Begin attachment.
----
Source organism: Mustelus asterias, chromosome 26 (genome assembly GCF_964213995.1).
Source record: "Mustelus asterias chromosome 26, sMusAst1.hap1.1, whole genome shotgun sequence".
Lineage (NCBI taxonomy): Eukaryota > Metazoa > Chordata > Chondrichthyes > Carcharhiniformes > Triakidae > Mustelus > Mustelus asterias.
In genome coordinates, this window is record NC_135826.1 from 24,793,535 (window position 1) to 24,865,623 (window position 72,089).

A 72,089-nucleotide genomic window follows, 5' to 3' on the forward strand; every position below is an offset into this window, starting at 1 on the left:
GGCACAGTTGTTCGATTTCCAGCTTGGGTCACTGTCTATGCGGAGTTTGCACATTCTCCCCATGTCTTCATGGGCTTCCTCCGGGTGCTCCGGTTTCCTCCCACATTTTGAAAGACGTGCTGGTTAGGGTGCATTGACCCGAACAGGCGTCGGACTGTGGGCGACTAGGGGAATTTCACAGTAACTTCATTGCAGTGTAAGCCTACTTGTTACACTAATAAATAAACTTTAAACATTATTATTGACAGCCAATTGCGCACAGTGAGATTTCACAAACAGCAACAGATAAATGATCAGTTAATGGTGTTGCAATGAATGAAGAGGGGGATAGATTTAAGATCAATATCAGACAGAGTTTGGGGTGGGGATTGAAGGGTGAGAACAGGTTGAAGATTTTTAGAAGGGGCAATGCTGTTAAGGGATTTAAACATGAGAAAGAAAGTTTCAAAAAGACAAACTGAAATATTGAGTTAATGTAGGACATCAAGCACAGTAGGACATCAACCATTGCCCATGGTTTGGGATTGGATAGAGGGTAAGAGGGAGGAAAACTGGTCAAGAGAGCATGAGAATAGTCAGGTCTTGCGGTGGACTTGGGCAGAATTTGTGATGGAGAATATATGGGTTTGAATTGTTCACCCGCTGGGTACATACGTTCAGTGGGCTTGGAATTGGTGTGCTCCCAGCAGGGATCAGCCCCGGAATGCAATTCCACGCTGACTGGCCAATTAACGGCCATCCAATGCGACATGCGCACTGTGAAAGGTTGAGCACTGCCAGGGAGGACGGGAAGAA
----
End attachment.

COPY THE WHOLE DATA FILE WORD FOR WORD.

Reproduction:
Source organism: Mustelus asterias, chromosome 26 (genome assembly GCF_964213995.1).
Source record: "Mustelus asterias chromosome 26, sMusAst1.hap1.1, whole genome shotgun sequence".
Lineage (NCBI taxonomy): Eukaryota > Metazoa > Chordata > Chondrichthyes > Carcharhiniformes > Triakidae > Mustelus > Mustelus asterias.
In genome coordinates, this window is record NC_135826.1 from 24,793,535 (window position 1) to 24,865,623 (window position 72,089).

A 72,089-nucleotide genomic window follows, 5' to 3' on the forward strand; every position below is an offset into this window, starting at 1 on the left:
GGCACAGTTGTTCGATTTCCAGCTTGGGTCACTGTCTATGCGGAGTTTGCACATTCTCCCCATGTCTTCATGGGCTTCCTCCGGGTGCTCCGGTTTCCTCCCACATTTTGAAAGACGTGCTGGTTAGGGTGCATTGACCCGAACAGGCGTCGGACTGTGGGCGACTAGGGGAATTTCACAGTAACTTCATTGCAGTGTAAGCCTACTTGTTACACTAATAAATAAACTTTAAACATTATTATTGACAGCCAATTGCGCACAGTGAGATTTCACAAACAGCAACAGATAAATGATCAGTTAATGGTGTTGCAATGAATGAAGAGGGGGATAGATTTAAGATCAATATCAGACAGAGTTTGGGGTGGGGATTGAAGGGTGAGAACAGGTTGAAGATTTTTAGAAGGGGCAATGCTGTTAAGGGATTTAAACATGAGAAAGAAAGTTTCAAAAAGACAAACTGAAATATTGAGTTAATGTAGGACATCAAGCACAGTAGGACATCAACCATTGCCCATGGTTTGGGATTGGATAGAGGGTAAGAGGGAGGAAAACTGGTCAAGAGAGCATGAGAATAGTCAGGTCTTGCGGTGGACTTGGGCAGAATTTGTGATGGAGAATATATGGGTTTGAATTGTTCACCCGCTGGGTACATACGTTCAGTGGGCTTGGAATTGGTGTGCTCCCAGCAGGGATCAGCCCCGGAATGCAATTCCACGCTGACTGGCCAATTAACGGCCATCCAATGCGACATGCGCACTGTGAAAGGTTGAGCACTGCCAGGGAGGACGGGAAGAA